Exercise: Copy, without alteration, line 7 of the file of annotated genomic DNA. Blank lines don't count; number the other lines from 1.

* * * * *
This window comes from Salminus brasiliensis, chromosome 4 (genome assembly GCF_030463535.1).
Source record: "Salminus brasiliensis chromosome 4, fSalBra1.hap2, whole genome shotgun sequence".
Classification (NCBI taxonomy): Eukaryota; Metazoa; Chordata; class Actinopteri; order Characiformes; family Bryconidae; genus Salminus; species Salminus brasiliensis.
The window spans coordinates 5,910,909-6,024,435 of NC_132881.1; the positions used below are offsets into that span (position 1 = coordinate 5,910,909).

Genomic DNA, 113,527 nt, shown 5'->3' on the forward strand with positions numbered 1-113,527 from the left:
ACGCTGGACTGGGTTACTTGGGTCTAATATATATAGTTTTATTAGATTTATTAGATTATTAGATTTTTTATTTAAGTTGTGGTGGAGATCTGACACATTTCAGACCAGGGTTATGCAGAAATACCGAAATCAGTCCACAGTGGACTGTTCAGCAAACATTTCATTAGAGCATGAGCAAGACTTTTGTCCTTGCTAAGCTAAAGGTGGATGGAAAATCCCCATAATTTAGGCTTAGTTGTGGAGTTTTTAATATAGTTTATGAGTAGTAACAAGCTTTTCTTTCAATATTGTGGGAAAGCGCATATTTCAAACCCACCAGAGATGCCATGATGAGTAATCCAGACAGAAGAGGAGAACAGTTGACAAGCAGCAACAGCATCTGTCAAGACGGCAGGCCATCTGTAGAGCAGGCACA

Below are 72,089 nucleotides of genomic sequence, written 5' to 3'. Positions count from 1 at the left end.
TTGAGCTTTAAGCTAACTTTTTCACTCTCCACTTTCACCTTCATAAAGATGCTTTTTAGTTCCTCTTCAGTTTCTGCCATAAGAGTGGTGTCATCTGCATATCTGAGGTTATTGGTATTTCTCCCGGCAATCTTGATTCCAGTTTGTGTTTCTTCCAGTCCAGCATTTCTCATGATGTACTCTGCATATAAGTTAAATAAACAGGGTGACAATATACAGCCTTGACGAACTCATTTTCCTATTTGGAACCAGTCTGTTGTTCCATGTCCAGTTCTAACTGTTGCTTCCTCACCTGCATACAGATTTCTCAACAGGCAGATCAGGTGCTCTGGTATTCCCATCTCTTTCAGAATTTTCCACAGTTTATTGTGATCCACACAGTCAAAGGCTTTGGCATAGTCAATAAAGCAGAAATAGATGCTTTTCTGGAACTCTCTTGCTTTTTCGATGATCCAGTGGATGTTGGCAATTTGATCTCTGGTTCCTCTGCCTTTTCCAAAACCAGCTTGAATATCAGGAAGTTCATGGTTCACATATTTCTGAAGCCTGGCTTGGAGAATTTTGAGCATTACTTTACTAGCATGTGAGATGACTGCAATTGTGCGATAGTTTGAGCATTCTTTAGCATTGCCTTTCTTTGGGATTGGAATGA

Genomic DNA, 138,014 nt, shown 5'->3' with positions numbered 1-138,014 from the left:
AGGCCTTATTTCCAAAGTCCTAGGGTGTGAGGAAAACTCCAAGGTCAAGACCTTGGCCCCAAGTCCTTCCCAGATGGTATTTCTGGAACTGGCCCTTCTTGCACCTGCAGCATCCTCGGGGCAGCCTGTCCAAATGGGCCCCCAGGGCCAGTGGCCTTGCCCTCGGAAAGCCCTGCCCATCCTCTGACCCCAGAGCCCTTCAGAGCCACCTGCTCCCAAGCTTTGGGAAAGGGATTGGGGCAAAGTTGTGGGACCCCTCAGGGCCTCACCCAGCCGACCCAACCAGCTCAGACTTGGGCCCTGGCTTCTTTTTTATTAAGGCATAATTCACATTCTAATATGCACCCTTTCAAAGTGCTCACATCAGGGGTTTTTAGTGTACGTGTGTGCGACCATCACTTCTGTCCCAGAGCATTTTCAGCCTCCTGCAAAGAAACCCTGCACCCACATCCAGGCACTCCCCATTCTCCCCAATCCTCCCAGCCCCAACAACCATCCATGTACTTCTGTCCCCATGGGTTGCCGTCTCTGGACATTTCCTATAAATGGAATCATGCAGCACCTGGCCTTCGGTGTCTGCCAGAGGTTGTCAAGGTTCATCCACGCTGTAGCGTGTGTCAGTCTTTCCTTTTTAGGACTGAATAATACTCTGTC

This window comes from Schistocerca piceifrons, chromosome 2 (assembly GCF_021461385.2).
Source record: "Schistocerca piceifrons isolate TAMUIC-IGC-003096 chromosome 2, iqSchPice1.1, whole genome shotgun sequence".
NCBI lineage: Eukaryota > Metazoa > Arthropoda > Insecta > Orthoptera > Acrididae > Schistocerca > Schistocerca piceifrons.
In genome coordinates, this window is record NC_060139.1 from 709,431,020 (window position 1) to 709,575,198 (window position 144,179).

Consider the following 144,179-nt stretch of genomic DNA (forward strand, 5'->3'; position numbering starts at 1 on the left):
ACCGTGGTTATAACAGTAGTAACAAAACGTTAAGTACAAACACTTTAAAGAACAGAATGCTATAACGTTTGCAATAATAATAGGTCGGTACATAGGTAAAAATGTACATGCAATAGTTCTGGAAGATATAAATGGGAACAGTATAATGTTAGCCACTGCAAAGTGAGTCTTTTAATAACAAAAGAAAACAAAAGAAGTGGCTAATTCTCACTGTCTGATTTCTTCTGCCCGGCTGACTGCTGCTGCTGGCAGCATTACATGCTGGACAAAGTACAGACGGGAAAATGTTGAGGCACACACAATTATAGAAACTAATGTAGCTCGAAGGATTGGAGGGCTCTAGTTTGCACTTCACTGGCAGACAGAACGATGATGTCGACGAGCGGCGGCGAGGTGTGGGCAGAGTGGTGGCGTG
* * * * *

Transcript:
Below are 72,089 nucleotides of genomic sequence, written 5' to 3'. Positions count from 1 at the left end.